Microsoft partners with Mozilla and Google to develop new binary format for web

WebAssembly

World’s most popular technology giants Microsoft, Mozilla, Google and other corporations are partnered to develop a new binary format for the web. These companies are together working on the new project called WebAssembly which is the compliant target for the web. Microsoft has officially stated that,

At Microsoft, we strongly believe that the compile-to-web story has a promising future. Working towards this future, we are adding special optimizations for asm.js in Edge on Windows 10. We think this is the start of an exciting path for having your non-JavaScript source code run quickly and harmoniously with the rest of the web, and we can continue building on what we’ve done with asm.js to make compiling to the web even better.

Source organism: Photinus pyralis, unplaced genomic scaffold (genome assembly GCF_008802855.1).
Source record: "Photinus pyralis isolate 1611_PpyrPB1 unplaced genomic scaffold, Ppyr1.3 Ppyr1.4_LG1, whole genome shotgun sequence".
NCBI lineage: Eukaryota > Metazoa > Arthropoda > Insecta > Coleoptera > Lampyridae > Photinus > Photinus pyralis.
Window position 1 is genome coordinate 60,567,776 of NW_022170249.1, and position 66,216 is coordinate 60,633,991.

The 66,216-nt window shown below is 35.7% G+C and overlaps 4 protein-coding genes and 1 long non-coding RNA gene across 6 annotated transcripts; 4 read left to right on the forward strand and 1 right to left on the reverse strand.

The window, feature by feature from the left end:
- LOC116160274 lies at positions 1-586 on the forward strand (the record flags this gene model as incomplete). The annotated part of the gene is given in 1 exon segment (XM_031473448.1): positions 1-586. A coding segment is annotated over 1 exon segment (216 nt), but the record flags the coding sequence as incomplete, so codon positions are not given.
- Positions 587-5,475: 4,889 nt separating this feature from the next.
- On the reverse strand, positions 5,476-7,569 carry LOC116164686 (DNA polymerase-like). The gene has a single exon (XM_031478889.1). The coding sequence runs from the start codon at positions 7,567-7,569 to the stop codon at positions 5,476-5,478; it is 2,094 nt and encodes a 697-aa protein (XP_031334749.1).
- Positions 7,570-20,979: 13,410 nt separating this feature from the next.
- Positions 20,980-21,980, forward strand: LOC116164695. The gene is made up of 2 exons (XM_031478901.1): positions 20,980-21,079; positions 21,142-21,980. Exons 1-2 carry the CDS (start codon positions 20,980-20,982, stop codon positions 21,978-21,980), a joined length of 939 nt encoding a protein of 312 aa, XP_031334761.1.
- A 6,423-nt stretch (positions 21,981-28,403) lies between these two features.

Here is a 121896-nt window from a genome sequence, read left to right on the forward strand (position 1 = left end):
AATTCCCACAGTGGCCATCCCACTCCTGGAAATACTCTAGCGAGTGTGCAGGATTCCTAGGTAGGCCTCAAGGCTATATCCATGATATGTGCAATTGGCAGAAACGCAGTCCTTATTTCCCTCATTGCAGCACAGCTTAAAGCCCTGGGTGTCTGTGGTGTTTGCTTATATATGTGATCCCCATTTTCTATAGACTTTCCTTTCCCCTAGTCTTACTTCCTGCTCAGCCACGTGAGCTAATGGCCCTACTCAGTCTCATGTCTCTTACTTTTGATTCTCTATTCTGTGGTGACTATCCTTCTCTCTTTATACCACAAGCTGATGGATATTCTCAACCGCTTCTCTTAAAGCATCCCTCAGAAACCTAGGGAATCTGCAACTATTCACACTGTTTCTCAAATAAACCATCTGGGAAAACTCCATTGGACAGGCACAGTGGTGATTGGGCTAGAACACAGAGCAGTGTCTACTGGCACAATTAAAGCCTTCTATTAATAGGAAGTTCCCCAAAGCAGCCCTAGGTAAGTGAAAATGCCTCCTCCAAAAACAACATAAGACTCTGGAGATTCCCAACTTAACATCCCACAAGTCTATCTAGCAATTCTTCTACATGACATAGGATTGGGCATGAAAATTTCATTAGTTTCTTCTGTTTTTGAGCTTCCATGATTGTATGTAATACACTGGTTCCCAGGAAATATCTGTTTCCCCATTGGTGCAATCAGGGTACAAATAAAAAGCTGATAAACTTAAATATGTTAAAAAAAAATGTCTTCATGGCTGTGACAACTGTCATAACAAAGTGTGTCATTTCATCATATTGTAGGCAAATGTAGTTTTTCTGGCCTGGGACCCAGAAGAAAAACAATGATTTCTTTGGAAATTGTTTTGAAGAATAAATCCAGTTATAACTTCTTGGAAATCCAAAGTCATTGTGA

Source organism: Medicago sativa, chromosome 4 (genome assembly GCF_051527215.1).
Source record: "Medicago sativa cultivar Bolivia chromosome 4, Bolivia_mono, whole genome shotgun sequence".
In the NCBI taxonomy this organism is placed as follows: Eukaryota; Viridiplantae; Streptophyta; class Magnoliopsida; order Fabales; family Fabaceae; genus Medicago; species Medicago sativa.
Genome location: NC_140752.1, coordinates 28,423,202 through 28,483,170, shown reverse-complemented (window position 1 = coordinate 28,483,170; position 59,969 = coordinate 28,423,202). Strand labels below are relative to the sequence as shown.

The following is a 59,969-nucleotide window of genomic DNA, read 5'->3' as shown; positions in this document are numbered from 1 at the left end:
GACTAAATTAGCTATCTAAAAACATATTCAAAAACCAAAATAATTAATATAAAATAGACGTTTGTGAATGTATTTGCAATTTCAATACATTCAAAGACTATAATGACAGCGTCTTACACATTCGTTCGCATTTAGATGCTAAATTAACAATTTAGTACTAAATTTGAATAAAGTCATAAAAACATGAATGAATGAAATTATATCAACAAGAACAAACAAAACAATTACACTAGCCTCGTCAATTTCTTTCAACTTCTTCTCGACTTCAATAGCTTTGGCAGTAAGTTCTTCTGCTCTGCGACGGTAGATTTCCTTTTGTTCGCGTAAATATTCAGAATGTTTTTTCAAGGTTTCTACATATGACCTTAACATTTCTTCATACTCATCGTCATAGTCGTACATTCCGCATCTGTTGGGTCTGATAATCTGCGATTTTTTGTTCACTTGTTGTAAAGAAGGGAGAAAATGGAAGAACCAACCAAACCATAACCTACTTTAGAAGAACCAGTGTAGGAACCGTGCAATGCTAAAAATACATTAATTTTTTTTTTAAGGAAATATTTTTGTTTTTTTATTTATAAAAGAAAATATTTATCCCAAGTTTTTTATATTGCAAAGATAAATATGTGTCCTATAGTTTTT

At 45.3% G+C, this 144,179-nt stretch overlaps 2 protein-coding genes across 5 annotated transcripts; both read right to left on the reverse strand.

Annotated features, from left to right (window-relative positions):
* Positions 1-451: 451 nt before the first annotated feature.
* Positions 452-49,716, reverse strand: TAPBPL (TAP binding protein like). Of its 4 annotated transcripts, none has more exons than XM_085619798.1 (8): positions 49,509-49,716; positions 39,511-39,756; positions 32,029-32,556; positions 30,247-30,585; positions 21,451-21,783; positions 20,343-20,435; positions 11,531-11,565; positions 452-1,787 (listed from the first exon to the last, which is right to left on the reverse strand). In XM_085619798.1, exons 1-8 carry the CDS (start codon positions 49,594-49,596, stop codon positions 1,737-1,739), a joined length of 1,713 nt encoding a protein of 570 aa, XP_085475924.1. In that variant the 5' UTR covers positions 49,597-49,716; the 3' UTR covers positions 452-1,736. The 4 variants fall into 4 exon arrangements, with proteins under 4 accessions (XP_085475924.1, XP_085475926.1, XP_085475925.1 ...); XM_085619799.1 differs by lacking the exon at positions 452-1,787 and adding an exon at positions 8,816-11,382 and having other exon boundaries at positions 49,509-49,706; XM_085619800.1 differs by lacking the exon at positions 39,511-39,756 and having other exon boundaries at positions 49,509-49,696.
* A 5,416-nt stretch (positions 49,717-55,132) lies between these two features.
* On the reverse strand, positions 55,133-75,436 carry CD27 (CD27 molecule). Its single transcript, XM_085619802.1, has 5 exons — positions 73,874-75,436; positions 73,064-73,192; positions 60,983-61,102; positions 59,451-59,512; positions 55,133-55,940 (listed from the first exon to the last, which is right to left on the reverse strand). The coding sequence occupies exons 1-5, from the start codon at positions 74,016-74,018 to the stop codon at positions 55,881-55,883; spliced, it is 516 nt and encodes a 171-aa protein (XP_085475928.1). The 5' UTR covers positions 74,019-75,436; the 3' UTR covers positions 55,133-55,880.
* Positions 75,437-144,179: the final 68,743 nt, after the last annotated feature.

The main aim of the WebAssembly is to deliver the JavaScript files in binary format which can load faster than the regular javascript files which will boost the website loading time on browsers, specifically on mobile. By default, javascript files are the simple text files and they are parsed and complied by the JavaScript in the browser.

Microsoft has shared the following goals for the WebAssembly project,

  • Interoperability with JavaScript: The web already has a vibrant ecosystem and anything we add should nicely interface with it.
  • Broad language support: We should be able to compile you code in language of your choice.
  • High Performance: To be an applicable way to bring your programs to the web, we need close to native performance.

Mozilla’s asm.js has long aimed to bring near native speeds to the web. Google’s native client project for running the native code in the browser had similar aims, but received little suction. WebBrowser seems like aiming to bring the best of these projects to the browser now. As a part of this, WebAssembly team aims to offer the same functionality as asm.js.

Currently all these companies are now experimenting and discussing the design ideas for the WebAssembly project.

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